AS A journalist it is rare to find myself at the centre of a news story.
Perhaps I could have asked my editor to overlook this story – who wouldn't be anxious about being featured heavily in the local newspaper in these circumstances?
But the truth is it's newsworthy, and the fact that I'm deputy editor makes no odds.
I feel it is a story that should be told.
Not because I want to exact revenge on my attacker – I feel sad that a man has been jailed – but because I want to throw a positive light on the emergency services.
I woke up in hospital bloodied, bruised, confidence shattered and with a concussion that lasted for weeks.
But the point is, I woke up.
And that's all down to a handful of publicity-shy people, who are often criticised, but rarely praised.
If it was not for the staff at Bar 7, who had the foresight to alert the CCTV operators about Richard Quinn, my attack would probably have gone unnoticed.
And if it was not for the diligent CCTV operatives, who painstakingly followed Quinn on camera before alerting the police and paramedics, I may have lain unconscious for hours before being found and Mr Quinn would probably have escaped conviction.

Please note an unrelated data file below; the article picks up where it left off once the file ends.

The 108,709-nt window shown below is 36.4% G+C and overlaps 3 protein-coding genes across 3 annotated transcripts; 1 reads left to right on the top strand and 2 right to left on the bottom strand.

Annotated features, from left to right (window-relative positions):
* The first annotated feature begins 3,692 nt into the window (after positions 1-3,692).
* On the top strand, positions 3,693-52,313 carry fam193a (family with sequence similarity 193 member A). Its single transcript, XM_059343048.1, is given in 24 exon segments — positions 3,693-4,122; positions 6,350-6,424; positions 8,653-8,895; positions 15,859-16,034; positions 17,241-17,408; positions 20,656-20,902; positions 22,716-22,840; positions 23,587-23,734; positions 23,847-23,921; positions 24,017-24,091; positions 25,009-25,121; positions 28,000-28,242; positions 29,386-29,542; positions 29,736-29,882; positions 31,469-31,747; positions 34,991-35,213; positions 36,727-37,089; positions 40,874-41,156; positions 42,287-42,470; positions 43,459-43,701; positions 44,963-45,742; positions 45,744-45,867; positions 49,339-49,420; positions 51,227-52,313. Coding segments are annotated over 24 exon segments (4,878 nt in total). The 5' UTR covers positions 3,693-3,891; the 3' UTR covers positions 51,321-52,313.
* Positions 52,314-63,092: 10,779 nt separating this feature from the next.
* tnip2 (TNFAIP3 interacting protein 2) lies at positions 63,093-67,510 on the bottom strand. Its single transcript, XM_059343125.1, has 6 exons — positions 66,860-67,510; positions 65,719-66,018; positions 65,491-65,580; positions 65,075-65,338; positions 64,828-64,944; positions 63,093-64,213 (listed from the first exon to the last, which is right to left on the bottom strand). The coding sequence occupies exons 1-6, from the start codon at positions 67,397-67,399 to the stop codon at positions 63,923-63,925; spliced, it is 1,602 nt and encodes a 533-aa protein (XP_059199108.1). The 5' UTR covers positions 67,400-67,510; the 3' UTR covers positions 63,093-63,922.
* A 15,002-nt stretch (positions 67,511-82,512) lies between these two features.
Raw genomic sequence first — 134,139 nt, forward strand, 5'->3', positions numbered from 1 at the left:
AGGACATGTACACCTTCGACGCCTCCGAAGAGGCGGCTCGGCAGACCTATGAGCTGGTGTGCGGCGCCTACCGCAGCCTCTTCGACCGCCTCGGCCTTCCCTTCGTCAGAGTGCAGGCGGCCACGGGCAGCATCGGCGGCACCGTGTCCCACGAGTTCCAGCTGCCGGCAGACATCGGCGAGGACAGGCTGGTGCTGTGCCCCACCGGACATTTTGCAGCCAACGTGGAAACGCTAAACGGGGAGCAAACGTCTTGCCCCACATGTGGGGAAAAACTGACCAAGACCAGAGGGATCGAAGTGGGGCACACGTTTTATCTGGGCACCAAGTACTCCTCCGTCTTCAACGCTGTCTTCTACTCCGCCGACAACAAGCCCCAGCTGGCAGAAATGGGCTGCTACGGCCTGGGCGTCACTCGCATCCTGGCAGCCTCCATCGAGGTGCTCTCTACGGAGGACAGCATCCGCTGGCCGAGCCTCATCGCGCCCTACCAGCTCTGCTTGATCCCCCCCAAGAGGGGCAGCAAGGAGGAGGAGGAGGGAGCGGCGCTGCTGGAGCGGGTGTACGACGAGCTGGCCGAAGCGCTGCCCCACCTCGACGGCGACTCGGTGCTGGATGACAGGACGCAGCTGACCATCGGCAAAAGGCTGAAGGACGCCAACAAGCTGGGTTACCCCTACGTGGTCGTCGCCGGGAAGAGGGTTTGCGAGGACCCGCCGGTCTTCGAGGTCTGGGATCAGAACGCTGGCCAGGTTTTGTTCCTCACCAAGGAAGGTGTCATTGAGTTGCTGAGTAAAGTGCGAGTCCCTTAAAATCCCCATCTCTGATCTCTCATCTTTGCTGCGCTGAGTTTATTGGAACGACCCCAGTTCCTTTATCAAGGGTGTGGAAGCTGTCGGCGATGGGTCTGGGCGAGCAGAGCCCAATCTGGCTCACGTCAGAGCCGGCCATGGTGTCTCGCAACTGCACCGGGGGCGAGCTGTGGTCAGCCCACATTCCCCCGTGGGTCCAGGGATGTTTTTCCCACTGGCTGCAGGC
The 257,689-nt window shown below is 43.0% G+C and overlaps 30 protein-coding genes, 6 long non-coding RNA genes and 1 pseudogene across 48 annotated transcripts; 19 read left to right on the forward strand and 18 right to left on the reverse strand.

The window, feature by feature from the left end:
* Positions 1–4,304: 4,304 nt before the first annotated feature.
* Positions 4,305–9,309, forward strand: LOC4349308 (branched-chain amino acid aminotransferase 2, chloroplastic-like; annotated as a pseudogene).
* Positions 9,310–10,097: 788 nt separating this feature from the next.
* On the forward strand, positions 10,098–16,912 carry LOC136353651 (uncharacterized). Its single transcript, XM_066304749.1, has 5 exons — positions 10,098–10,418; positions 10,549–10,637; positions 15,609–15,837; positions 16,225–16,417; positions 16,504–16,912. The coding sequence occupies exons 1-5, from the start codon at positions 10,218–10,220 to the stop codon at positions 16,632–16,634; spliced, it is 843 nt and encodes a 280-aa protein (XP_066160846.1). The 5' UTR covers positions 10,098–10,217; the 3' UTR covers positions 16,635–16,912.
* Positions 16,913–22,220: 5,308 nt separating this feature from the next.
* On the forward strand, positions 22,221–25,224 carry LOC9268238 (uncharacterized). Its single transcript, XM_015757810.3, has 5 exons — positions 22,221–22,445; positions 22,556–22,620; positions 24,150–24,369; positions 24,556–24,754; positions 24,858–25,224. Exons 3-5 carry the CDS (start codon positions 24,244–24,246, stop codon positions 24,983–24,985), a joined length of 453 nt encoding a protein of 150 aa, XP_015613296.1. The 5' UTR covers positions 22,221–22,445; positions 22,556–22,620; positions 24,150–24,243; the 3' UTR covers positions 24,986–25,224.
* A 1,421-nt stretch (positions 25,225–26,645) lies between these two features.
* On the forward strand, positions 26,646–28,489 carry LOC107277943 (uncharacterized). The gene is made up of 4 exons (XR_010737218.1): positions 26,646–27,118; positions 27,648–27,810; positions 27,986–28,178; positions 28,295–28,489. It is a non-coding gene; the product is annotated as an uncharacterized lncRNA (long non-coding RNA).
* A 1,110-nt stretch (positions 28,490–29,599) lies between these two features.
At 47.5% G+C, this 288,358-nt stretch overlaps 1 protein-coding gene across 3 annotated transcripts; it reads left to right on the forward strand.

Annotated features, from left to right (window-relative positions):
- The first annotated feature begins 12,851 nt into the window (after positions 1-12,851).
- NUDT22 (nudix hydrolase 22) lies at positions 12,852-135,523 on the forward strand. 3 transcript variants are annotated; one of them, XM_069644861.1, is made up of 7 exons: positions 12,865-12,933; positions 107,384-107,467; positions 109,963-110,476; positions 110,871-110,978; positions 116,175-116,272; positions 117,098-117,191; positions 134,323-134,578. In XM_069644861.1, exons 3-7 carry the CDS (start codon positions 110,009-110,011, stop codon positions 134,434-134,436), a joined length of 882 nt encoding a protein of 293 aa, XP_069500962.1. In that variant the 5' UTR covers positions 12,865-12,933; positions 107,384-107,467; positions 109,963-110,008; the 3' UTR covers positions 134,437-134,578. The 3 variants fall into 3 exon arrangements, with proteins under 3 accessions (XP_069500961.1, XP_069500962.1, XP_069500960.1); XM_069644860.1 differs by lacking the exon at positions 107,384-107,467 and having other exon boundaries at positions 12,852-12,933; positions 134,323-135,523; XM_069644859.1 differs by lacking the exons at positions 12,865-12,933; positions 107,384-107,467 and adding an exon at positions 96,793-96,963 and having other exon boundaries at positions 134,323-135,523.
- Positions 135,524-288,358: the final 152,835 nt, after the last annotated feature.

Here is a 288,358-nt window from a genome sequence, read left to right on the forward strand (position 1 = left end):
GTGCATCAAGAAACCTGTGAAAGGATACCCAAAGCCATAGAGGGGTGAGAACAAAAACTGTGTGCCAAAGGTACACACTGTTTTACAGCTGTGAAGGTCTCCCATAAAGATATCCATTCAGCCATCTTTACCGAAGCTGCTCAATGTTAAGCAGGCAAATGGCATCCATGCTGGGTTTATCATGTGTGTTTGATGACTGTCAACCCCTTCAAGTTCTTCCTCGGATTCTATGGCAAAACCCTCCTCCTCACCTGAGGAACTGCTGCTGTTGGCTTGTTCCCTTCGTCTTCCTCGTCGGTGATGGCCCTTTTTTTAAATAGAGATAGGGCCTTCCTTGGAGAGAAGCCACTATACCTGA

Then there's the sympathetic paramedic Lisa, who was clever enough to scroll through my mobile phone, guess who was my wife and call to tell her the bad news, and the police who reacted so quickly that they arrested Mr Quinn just seconds after he had finished stamping on my head.
Words cannot express how truly thankful I am to all of them.
People often complain about CCTV; how the world has become too like Orwell's Big Brother and how cameras intrude on our privacy.
In fact, Big Brother Watch – an anti-CCTV group – this week complained that councils across England have spent £300 million on "snooping" in the past three years, complaining that cameras "do next to nothing to solve or prevent crime".
But CCTV saved my life. There's at least one endorsement for these vital cameras.